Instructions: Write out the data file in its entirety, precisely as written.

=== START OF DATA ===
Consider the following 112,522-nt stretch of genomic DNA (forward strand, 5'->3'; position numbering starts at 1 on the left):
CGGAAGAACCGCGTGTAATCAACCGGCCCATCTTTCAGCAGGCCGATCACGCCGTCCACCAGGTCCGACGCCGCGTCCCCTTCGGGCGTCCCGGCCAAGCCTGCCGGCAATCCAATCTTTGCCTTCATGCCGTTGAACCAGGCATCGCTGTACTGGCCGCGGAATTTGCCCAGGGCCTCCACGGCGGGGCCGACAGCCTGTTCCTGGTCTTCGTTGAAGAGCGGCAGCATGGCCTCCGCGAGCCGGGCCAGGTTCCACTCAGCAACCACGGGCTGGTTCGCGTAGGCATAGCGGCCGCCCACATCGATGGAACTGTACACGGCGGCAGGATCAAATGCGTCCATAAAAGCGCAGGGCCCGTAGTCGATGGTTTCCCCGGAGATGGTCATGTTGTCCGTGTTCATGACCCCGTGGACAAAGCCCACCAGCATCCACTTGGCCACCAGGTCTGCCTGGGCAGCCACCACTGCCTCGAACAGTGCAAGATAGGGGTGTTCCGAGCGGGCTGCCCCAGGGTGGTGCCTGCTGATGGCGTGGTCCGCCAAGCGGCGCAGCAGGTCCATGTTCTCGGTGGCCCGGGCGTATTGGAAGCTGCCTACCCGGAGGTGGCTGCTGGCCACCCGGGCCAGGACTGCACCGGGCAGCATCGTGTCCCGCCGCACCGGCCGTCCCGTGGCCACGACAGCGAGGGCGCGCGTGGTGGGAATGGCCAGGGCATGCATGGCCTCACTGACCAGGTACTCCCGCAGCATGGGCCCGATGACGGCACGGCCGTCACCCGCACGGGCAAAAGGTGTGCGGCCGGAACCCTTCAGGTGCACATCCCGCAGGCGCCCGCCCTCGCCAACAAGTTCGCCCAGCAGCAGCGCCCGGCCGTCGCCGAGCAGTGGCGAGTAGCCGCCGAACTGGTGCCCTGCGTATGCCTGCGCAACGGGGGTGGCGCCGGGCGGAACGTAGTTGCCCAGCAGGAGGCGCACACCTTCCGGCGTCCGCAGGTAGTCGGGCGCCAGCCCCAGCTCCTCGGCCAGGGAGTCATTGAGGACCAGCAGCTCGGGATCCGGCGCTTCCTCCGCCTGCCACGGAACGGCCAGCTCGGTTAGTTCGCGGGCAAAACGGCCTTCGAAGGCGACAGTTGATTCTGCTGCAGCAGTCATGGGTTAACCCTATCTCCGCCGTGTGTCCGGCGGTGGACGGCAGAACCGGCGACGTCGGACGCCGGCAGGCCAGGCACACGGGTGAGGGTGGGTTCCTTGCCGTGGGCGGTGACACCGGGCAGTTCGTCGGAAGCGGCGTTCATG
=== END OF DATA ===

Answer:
Consider the following 112,522-nt stretch of genomic DNA (forward strand, 5'->3'; position numbering starts at 1 on the left):
CGGAAGAACCGCGTGTAATCAACCGGCCCATCTTTCAGCAGGCCGATCACGCCGTCCACCAGGTCCGACGCCGCGTCCCCTTCGGGCGTCCCGGCCAAGCCTGCCGGCAATCCAATCTTTGCCTTCATGCCGTTGAACCAGGCATCGCTGTACTGGCCGCGGAATTTGCCCAGGGCCTCCACGGCGGGGCCGACAGCCTGTTCCTGGTCTTCGTTGAAGAGCGGCAGCATGGCCTCCGCGAGCCGGGCCAGGTTCCACTCAGCAACCACGGGCTGGTTCGCGTAGGCATAGCGGCCGCCCACATCGATGGAACTGTACACGGCGGCAGGATCAAATGCGTCCATAAAAGCGCAGGGCCCGTAGTCGATGGTTTCCCCGGAGATGGTCATGTTGTCCGTGTTCATGACCCCGTGGACAAAGCCCACCAGCATCCACTTGGCCACCAGGTCTGCCTGGGCAGCCACCACTGCCTCGAACAGTGCAAGATAGGGGTGTTCCGAGCGGGCTGCCCCAGGGTGGTGCCTGCTGATGGCGTGGTCCGCCAAGCGGCGCAGCAGGTCCATGTTCTCGGTGGCCCGGGCGTATTGGAAGCTGCCTACCCGGAGGTGGCTGCTGGCCACCCGGGCCAGGACTGCACCGGGCAGCATCGTGTCCCGCCGCACCGGCCGTCCCGTGGCCACGACAGCGAGGGCGCGCGTGGTGGGAATGGCCAGGGCATGCATGGCCTCACTGACCAGGTACTCCCGCAGCATGGGCCCGATGACGGCACGGCCGTCACCCGCACGGGCAAAAGGTGTGCGGCCGGAACCCTTCAGGTGCACATCCCGCAGGCGCCCGCCCTCGCCAACAAGTTCGCCCAGCAGCAGCGCCCGGCCGTCGCCGAGCAGTGGCGAGTAGCCGCCGAACTGGTGCCCTGCGTATGCCTGCGCAACGGGGGTGGCGCCGGGCGGAACGTAGTTGCCCAGCAGGAGGCGCACACCTTCCGGCGTCCGCAGGTAGTCGGGCGCCAGCCCCAGCTCCTCGGCCAGGGAGTCATTGAGGACCAGCAGCTCGGGATCCGGCGCTTCCTCCGCCTGCCACGGAACGGCCAGCTCGGTTAGTTCGCGGGCAAAACGGCCTTCGAAGGCGACAGTTGATTCTGCTGCAGCAGTCATGGGTTAACCCTATCTCCGCCGTGTGTCCGGCGGTGGACGGCAGAACCGGCGACGTCGGACGCCGGCAGGCCAGGCACACGGGTGAGGGTGGGTTCCTTGCCGTGGGCGGTGACACCGGGCAGTTCGTCGGAAGCGGCGTTCATG